From The Desk Of Clarence Bass
Reducing Sprint Intervals from 20 to 10 Seconds
Probing Minimum Effective Dose and Acceptable Response
The only training program that works is one that people are willing and able to do. With obesity rising and sedentary living being the norm in the US and other developing countries, the search for a workable program takes on more importance with each passing day. A new study by the Vollaard group in the UK, first reported online November 24, 2017, in the journal Applied Physiology Nutrition and Metabolism, is spearheading that search.
“As the prevalence of physical inactivity remains high worldwide, there is an urgent need to establish alternative exercise interventions that are 1) effective at improving VO2max, and 2) acceptable to populations that are currently unwilling or unable to adhere to recommended levels of moderate intensity continuous training (MICT),” Vollaard et al wrote.
The Gibala group at McMaster University in Canada introduced high intensity interval training (HIIT) to fitness trainers around the world. In a long series of studies over more than 10-years, they demonstrated the effectiveness of sprint interval training (SIT) with only three, 20-second all-out sprints. One minute of all-out effort improved fitness and health as much as 45 minutes of moderate exercise: http://www.cbass.com/neuromuscular.htm
Importantly, Gibala et al warned that this type of training requires a very high level of motivation and may not be suitable for untrained individuals. That’s where the Vollaard group enters the fray.
Fitness and health psychologist Richard Winett, PhD, tells us that the Vollaard group has been in the forefront of the search for the minimum effective stimulus for developing cardiorespiratory fitness (CRF). “What has been found in ‘reduced-exertion, high intensity interval training’ (REHIT) is that only two, all-out 20 second sprints are needed to meaningfully increase CRF,” Winett wrote in the February, 2018, issue of his Master Trainer newsletter. The entire protocol takes only 10-minutes, including warm-up and cooldown.
The new Vollaard study has two parts; the first measures effectiveness and the second perceived exertion and emotional response. In short, does the protocol improve fitness and how do the participants respond to it. Are they likely to keep doing it on their own?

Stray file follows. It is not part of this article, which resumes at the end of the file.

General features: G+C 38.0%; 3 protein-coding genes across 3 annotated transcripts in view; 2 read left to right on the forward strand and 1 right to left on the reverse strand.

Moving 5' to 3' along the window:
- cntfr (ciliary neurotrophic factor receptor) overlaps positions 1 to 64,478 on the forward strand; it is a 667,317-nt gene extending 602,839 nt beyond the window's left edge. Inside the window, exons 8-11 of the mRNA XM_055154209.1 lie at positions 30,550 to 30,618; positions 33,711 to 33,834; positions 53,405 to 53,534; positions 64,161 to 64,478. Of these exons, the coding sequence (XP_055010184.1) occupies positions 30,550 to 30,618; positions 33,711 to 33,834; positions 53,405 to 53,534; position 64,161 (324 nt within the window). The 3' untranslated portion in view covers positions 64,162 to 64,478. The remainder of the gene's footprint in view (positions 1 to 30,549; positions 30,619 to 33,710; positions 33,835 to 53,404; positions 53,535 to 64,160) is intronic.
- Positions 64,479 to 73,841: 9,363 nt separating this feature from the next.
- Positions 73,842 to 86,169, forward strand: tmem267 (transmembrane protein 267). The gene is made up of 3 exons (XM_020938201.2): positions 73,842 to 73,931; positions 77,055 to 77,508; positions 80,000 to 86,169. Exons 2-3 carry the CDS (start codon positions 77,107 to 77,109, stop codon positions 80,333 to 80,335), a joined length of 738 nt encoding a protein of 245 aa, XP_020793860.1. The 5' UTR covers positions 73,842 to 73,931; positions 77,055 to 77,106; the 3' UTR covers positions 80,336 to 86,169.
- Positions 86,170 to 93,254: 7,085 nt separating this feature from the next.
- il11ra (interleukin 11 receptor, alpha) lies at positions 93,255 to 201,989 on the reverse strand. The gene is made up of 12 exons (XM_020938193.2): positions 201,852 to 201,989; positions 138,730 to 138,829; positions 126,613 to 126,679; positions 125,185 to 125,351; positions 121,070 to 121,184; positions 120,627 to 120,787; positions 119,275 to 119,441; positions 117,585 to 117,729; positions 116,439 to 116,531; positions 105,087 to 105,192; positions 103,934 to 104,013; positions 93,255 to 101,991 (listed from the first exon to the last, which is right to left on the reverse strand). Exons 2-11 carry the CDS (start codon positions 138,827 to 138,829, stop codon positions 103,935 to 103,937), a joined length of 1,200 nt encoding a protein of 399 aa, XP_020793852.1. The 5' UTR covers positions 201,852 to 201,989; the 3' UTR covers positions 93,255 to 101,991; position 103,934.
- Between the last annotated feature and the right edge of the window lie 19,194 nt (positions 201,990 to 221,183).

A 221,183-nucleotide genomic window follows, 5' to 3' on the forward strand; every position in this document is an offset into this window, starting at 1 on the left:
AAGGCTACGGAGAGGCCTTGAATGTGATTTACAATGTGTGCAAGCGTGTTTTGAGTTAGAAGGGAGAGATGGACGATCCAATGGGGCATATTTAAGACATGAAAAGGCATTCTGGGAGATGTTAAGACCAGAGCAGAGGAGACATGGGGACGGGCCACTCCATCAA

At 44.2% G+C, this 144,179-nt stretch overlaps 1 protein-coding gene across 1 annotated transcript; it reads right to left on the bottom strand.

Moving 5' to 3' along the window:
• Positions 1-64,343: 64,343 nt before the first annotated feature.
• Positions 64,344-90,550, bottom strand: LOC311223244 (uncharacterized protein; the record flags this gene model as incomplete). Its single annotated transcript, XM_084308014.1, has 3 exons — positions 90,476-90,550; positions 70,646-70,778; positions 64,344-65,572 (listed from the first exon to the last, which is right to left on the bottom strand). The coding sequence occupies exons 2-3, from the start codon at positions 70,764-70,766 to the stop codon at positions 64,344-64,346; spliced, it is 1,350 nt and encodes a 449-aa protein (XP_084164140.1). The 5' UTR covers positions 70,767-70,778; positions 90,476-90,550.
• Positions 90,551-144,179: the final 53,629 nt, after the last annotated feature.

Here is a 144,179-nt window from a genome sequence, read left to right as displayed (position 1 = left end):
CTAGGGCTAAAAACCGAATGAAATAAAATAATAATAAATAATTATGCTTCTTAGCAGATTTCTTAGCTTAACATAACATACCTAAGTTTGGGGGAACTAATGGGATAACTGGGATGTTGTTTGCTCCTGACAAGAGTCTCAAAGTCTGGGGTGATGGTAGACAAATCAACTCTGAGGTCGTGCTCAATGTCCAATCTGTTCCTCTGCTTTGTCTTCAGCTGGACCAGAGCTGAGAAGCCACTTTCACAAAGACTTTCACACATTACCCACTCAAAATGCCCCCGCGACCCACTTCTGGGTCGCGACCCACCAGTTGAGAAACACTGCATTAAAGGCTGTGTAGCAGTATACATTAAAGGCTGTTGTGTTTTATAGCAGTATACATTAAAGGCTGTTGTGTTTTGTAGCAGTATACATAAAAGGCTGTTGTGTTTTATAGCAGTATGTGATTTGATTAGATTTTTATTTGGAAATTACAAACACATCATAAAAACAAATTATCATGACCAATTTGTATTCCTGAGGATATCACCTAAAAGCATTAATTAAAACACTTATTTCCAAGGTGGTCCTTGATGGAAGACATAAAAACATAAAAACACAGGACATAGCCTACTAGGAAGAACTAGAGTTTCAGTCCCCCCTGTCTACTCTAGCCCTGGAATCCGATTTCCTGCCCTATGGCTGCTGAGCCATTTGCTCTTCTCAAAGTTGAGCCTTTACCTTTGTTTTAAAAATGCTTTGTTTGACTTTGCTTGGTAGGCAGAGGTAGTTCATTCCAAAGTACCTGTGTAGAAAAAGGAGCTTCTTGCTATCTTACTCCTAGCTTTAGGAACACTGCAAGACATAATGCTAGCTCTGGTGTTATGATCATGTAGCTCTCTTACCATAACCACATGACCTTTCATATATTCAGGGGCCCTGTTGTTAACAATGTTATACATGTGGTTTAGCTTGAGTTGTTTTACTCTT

Thirty-six untrained men and women, average age 22, were randomly divided into two groups. One group performed a standard REHIT protocol doing two 20 second sprints and the other group two 10 s sprints. VO2max was determined before and after 6 weeks of 3 weekly training sessions. Perceived exertion and emotional response was assessed ~5 minutes after the second sprint.
A few preliminary sessions were devoted to gradually working up to all-out sprints of 20 or 10s. Training was supervised and attendance was 97 percent.
The 10-second group increased CRF by only 4%, while those doing 20s saw a clinically meaningful 10%. The minimally effective line had been crossed. Twenty seconds made the grade, but 10s didn’t. Two times 20 seconds all-out remains the shortest effective SIT protocol. (Ten and 15 second sprints have been shown to be effective in other studies, but only when there are many sprints.)
That left the all-important physical and emotional response to be determined. Was 10s more acceptable to the participants than 20s? The answer is “NO.”
“Reducing sprint duration in the REHIT protocol from 20 seconds to 10 s [lessens] improvements in VO2max, and does not result in more positive [emotional] responses or lower perceived exertion,” Vollaard et al wrote. “We conclude that in protocols with very few sprints the sprint duration should be longer than 10s…Our findings further support the use of the original REHIT protocol consisting of 2 x 20 s sprints, and strengthens our contention that REHIT represents an efficacious, time-efficient, and acceptable alternative to classic SIT and moderate intensity continuous training (MICT) for improving health and reducing risk of future morbidity and premature mortality.”
The Big Picture
No time for exercise! That was the obstacle voiced most often. It has been cleared for most people serious about exercise. Gibala, Vollaard, and others have developed genuinely time-efficient interval protocols.